Roy's basic training model involved first stressing with volume (accumulation phase) and then stressing with intensity (intensification phase). This model works both for athletes who want to develop maximal strength and for bodybuilders who want to achieve maximum size.
A popular periodization model in the US is to gradually decrease the repetitions in stages over a long period. Here is an example of such a system:
Weeks 1-4: 10 reps
Weeks 5-8: 5 reps
Weeks 9-12: 1-3 reps
Besides the lack of variety of this program, any gains in muscle mass achieved during the first month of training usually disappear by the last month of training. Here is a better alternative:
Weeks 1-2: 8 reps
Weeks 3-4: 4 reps
Weeks 5-6: 6 reps
Weeks 7-8: 2-3 reps
Weeks 9-10: 5 reps
Weeks 11-12: 1-2 reps
By performing higher-rep periods throughout the program, the hypertrophy gains stay with the athlete throughout the entire program. Further, these higher-rep periods provide sufficient time for the nervous system to recover from the intensity of the lower-rep periods.
Lesson #4: Snatch Deadlift on a Podium
Roy taught me this great "most bang for your buck" exercise, and I have used it with almost every Olympic medalist I've ever coached. The snatch deadlift on a podium is definitely one of the best exercises to train the lower back. The strength gains from this exercise always transfer to an improvement in the athlete's 10-meter time, which is a prime indicator in most pro sports of the potential to be a top money earner.
One of the reasons for the effectiveness of the exercise is that it works the major muscles of the lower body throughout a greater range of motion. This is possible because the athlete is standing on a low platform (about 4-6 inches) and is using a wider grip. Russian weightlifting legend Vasily Alexeev valued this type of exercise, but instead of standing on a podium he would use smaller-diameter plates to increase the range of motion.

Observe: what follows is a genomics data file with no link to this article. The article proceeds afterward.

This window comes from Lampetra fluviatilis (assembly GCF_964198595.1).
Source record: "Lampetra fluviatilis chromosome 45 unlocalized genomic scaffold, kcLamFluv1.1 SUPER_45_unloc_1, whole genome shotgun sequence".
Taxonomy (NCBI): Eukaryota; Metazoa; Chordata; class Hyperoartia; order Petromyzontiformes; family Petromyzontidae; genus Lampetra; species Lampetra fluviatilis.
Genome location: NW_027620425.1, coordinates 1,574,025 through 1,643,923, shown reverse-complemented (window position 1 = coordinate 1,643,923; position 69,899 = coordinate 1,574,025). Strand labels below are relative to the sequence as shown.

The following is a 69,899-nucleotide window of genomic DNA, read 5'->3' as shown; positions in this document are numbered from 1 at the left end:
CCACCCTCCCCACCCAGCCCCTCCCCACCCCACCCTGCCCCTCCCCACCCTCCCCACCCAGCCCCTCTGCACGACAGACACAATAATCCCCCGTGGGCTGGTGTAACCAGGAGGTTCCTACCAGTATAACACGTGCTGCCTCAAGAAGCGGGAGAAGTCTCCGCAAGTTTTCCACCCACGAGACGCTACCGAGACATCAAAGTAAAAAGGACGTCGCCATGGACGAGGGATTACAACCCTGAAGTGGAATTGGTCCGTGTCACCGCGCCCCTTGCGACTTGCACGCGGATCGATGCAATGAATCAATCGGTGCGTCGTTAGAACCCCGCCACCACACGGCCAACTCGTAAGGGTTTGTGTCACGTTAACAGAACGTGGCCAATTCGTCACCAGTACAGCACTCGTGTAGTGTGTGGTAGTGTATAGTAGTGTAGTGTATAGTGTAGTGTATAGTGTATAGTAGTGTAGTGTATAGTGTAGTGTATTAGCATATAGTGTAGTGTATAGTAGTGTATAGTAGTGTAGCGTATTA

Lesson #5: Structural Balance Concept
Throughout his career Pierre has made it a practice to accumulate data to determine if a weightlifter's training process is balanced, which he believes is necessary to achieve maximal results in both the snatch and clean and jerk. He is the first one to admit the concept came from a variety of discussions with coaches from the Eastern Bloc. Other such ideas he would tell me were your snatch should be 78 percent of your clean, and you should be able to front squat two reps of your best clean and jerk.
By using such normative data and applying it to other disciplines, I was provided with a tool to determine if an athlete was too fast for his strength or too weak for his speed. Using this concept as a base, I added norms for other lifts, which you will learn at the Level 1 and Level 2 PICP. That is why anybody who puts the overhead squat in a program is a dweeb. The snatch is 56 percent of your best back squat, so why use such a ridiculous load for your legs when it puts your shoulders under such tremendous strain?
Roy is a very humble man, and that is why Eastern Bloc coaches always loved and respected him and had no problem giving him great coaching tips. I have stated this many times: If I were a NFL team owner, or English Premiership team owner, Pierre Roy is the first guy I would hire as a strength coach.